Hearing tests for LGIS WA members
Work Health Professionals is pleased to be working with LGIS WA as their preferred provider for audiometric testing services for LGIS WA members. This includes local governments and shires in regional WA.
Work Health Professionals specialise in onsite audiometric testing. We have been conducting onsite hearing testing programs around WA for over 19 years.
We conduct WA regional road trips twice a year to support regional LGIS members to access these services:
March/April – Wheatbelt, Great Southern and South West
August/September – Midwest, Gascoyne, Pilbara and Kimberley
How to organise your audiometric testing
For LGIS members:
To find out more about organising and funding WorkCover audiometric testing for your employees, please contact Renee Wockner, Manager Allied Health Services, LGIS.
- Tel: +61 (8) 9483 8826
If you are not an LGIS member please contact us on (08) 9204 1999.
Our mobile audiometric testing facility will come to your workplace and conduct WorkCover hearing tests onsite. Onsite audiometric testing offers a convenient and cost-effective way of meeting your WorkCover and OHS legislative requirements whilst minimising worker downtime and productivity disruption. We help you to make it easy and efficient!
What you will get
Work Health Professionals provide a comprehensive accredited audiometric testing and hearing conservation service. Your Work Health Professionals managed hearing testing program will meet AS/NZS 1269 standards. As a part of this service we will:
- consult each employee about their hearing test results and hearing conservation
- provide a copy of the results to the employee
- provide a copy of the results to their employer
- register each result on our internal database for comparison with subsequent tests for risk management (should the member wish to do so)
- provide consultation to you regarding Hearing Conservation and Noise Hazard management & legal obligations (as required)
Our service also includes a reminder recall management system to inform you when your next audiometric testing program is due.
WA audiometric testing regulations
The Workers’ Compensation and Injury Management Act 1981, governed by WorkCover WA, requires a baseline audiometric test be provided by employers to all employees exposed to (prescribed) noise in the workplace, within 12 months of commencing employment.
The assessment must be conducted by a WorkCover WA registered audiometric officer, or audiologist, utilising approved protocols, test environment (audio booth) and equipment.
Work Health Professionals conduct onsite audiometric testing to these strict standards.
WorkCover hearing tests
As per WorkCover WA regulations, it is compulsory for employers to arrange baseline hearing tests in prescribed workplaces*, even if their workers are wearing hearing protection.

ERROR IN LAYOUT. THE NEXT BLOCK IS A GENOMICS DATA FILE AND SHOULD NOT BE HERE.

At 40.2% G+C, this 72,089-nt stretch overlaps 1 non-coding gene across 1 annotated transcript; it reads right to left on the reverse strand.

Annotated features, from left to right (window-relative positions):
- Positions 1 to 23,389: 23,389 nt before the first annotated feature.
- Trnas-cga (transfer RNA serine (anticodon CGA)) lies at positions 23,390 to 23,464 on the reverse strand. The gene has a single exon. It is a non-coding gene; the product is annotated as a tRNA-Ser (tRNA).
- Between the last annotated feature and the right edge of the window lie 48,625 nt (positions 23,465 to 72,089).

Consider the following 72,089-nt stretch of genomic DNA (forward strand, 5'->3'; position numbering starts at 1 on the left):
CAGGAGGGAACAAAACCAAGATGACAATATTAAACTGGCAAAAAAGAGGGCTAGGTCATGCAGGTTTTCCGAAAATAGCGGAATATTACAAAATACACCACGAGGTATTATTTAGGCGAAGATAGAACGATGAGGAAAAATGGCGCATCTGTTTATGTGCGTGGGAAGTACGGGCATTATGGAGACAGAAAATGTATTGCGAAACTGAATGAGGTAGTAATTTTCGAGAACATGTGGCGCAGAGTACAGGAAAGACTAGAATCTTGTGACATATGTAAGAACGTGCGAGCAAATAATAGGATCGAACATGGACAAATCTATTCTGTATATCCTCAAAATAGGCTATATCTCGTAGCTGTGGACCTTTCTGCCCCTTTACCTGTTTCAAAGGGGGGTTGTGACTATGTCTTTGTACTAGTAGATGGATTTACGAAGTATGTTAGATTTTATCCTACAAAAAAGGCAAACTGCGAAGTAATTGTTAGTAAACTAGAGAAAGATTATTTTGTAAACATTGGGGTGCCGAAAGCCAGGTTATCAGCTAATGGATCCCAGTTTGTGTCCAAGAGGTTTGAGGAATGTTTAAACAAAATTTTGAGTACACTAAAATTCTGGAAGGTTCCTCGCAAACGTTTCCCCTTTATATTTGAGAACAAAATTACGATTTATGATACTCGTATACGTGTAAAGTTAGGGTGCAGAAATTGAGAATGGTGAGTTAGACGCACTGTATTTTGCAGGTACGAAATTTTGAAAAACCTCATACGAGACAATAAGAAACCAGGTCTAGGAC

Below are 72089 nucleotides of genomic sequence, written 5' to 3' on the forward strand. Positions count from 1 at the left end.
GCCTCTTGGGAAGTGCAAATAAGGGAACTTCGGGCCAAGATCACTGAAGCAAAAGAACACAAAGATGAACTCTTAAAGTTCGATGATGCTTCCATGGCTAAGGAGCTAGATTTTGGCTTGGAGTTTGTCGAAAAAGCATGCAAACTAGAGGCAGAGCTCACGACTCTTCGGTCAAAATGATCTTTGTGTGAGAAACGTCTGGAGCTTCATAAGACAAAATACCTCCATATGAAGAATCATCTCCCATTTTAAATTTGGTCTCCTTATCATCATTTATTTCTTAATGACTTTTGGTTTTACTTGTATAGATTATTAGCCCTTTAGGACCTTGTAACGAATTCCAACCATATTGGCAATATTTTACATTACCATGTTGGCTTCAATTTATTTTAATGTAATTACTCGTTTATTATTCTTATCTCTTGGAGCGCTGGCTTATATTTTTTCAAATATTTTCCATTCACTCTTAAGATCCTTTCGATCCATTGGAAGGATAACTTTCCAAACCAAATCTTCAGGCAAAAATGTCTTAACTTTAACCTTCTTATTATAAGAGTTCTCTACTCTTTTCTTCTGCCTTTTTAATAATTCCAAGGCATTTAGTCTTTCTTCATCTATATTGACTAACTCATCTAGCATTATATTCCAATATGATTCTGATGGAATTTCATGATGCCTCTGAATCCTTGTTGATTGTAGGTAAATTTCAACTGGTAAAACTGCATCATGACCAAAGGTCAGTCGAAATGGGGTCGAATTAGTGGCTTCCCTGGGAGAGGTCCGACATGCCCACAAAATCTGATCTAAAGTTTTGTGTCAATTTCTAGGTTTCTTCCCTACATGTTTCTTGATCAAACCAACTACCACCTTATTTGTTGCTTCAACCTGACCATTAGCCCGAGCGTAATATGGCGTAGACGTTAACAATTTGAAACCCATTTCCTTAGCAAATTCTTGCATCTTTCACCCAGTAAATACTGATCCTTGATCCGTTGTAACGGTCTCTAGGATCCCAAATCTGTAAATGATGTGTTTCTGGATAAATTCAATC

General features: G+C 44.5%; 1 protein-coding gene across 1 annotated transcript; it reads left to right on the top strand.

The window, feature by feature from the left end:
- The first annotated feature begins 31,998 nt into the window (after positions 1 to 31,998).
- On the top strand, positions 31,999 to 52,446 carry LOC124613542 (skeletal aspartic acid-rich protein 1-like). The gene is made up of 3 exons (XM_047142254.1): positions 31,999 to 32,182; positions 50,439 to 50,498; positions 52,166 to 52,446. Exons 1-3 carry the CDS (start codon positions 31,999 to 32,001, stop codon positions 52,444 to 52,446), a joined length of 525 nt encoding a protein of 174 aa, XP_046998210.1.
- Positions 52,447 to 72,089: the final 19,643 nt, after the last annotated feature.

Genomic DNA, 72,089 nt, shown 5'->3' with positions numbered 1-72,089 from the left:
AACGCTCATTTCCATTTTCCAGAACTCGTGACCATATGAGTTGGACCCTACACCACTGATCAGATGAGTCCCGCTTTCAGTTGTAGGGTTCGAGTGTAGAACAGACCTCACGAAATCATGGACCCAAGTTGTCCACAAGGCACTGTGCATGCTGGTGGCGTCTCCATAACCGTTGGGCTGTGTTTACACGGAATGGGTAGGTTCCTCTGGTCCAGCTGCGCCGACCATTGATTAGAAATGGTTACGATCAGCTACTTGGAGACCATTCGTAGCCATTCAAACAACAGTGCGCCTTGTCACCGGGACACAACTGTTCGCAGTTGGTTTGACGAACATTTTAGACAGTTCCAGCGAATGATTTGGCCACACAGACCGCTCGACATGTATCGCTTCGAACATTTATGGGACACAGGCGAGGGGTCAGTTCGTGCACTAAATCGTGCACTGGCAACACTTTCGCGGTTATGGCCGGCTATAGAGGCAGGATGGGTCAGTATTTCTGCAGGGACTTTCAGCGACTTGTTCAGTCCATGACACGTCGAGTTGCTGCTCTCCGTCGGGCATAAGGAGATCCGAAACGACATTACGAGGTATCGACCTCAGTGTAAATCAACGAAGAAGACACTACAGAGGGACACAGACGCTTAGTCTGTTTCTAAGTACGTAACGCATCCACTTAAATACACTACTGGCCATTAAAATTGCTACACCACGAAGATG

- All workers employed in a prescribed workplace for the first time must have a baseline hearing test within twelve months of commencing employment.
- The National Code of Practice for Noise Management and Hearing Protection at Work, recommends regular (annual) hearing testing.
- When a worker leaves an organisation, an exit audiometric test is also recommended.
This legislation serves the employee by establishing a baseline hearing test measure for compensation should change occur indicating an injury. It also serves to protect the employer against ‘bogus’ claims.
Workplace baseline hearing tests done on all new employees can also go some way to protect an employer against any hearing loss incurred at a previous employer’s work site. See more in WorkCover WA’s “Guide to Noise Induced Hearing Loss”
The national standard for exposure to noise in the occupational environment is an average daily exposure level of 85 decibels. This is consistent with overwhelming scientific evidence which indicates that exposure levels above 85 decibels represent an unacceptable risk to the hearing of those exposed. Find out more about WorkSafe required Noise Surveys
*According to WorkCover WA, a prescribed workplace “exists when workers receive a personal noise dose of 90dB(A) or above during an eight hour day, or its equivalent, and where such a day is representative of the worker’s typical work practices (approximately equal to the noise from an idling heavy motor truck at a distance of one metre). Any workers who receive noise above the peak exposure of 140dB(lin) on one or more occasions, even for a short time, will also require testing (approximately equal to the peak noise level from a mid to high calibre firearm at the user’s ear).” See more on the legislation around audiometric testing in WA.